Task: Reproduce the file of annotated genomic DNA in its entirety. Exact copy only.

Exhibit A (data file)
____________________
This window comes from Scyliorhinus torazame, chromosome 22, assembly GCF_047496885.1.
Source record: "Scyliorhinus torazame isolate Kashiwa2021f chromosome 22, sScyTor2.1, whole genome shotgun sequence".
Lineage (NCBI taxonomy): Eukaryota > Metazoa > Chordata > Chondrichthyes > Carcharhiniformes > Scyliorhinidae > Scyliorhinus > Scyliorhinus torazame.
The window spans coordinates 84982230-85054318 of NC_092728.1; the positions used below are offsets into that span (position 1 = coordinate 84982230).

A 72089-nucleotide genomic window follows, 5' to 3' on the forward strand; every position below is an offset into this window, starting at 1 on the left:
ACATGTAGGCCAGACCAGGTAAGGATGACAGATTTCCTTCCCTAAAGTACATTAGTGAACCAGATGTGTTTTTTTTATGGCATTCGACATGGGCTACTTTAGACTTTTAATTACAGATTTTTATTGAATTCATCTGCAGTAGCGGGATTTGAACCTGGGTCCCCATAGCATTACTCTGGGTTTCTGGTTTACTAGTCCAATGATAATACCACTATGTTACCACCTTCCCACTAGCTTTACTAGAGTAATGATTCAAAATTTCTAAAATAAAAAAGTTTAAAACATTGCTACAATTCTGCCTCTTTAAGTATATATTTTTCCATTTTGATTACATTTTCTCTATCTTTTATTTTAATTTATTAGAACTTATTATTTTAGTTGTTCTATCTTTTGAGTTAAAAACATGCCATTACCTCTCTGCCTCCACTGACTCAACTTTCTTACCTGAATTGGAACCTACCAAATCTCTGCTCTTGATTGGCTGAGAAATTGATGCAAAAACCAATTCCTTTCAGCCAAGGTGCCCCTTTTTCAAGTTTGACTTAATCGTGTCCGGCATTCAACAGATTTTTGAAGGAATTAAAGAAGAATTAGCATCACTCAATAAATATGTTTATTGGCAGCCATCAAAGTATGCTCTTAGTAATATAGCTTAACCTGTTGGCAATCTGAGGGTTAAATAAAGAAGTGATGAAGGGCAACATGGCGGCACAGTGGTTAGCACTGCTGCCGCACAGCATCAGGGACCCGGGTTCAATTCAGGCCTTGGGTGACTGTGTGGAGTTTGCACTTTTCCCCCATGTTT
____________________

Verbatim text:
This window comes from Scyliorhinus torazame, chromosome 22, assembly GCF_047496885.1.
Source record: "Scyliorhinus torazame isolate Kashiwa2021f chromosome 22, sScyTor2.1, whole genome shotgun sequence".
Lineage (NCBI taxonomy): Eukaryota > Metazoa > Chordata > Chondrichthyes > Carcharhiniformes > Scyliorhinidae > Scyliorhinus > Scyliorhinus torazame.
The window spans coordinates 84982230-85054318 of NC_092728.1; the positions used below are offsets into that span (position 1 = coordinate 84982230).

A 72089-nucleotide genomic window follows, 5' to 3' on the forward strand; every position below is an offset into this window, starting at 1 on the left:
ACATGTAGGCCAGACCAGGTAAGGATGACAGATTTCCTTCCCTAAAGTACATTAGTGAACCAGATGTGTTTTTTTTATGGCATTCGACATGGGCTACTTTAGACTTTTAATTACAGATTTTTATTGAATTCATCTGCAGTAGCGGGATTTGAACCTGGGTCCCCATAGCATTACTCTGGGTTTCTGGTTTACTAGTCCAATGATAATACCACTATGTTACCACCTTCCCACTAGCTTTACTAGAGTAATGATTCAAAATTTCTAAAATAAAAAAGTTTAAAACATTGCTACAATTCTGCCTCTTTAAGTATATATTTTTCCATTTTGATTACATTTTCTCTATCTTTTATTTTAATTTATTAGAACTTATTATTTTAGTTGTTCTATCTTTTGAGTTAAAAACATGCCATTACCTCTCTGCCTCCACTGACTCAACTTTCTTACCTGAATTGGAACCTACCAAATCTCTGCTCTTGATTGGCTGAGAAATTGATGCAAAAACCAATTCCTTTCAGCCAAGGTGCCCCTTTTTCAAGTTTGACTTAATCGTGTCCGGCATTCAACAGATTTTTGAAGGAATTAAAGAAGAATTAGCATCACTCAATAAATATGTTTATTGGCAGCCATCAAAGTATGCTCTTAGTAATATAGCTTAACCTGTTGGCAATCTGAGGGTTAAATAAAGAAGTGATGAAGGGCAACATGGCGGCACAGTGGTTAGCACTGCTGCCGCACAGCATCAGGGACCCGGGTTCAATTCAGGCCTTGGGTGACTGTGTGGAGTTTGCACTTTTCCCCCATGTTT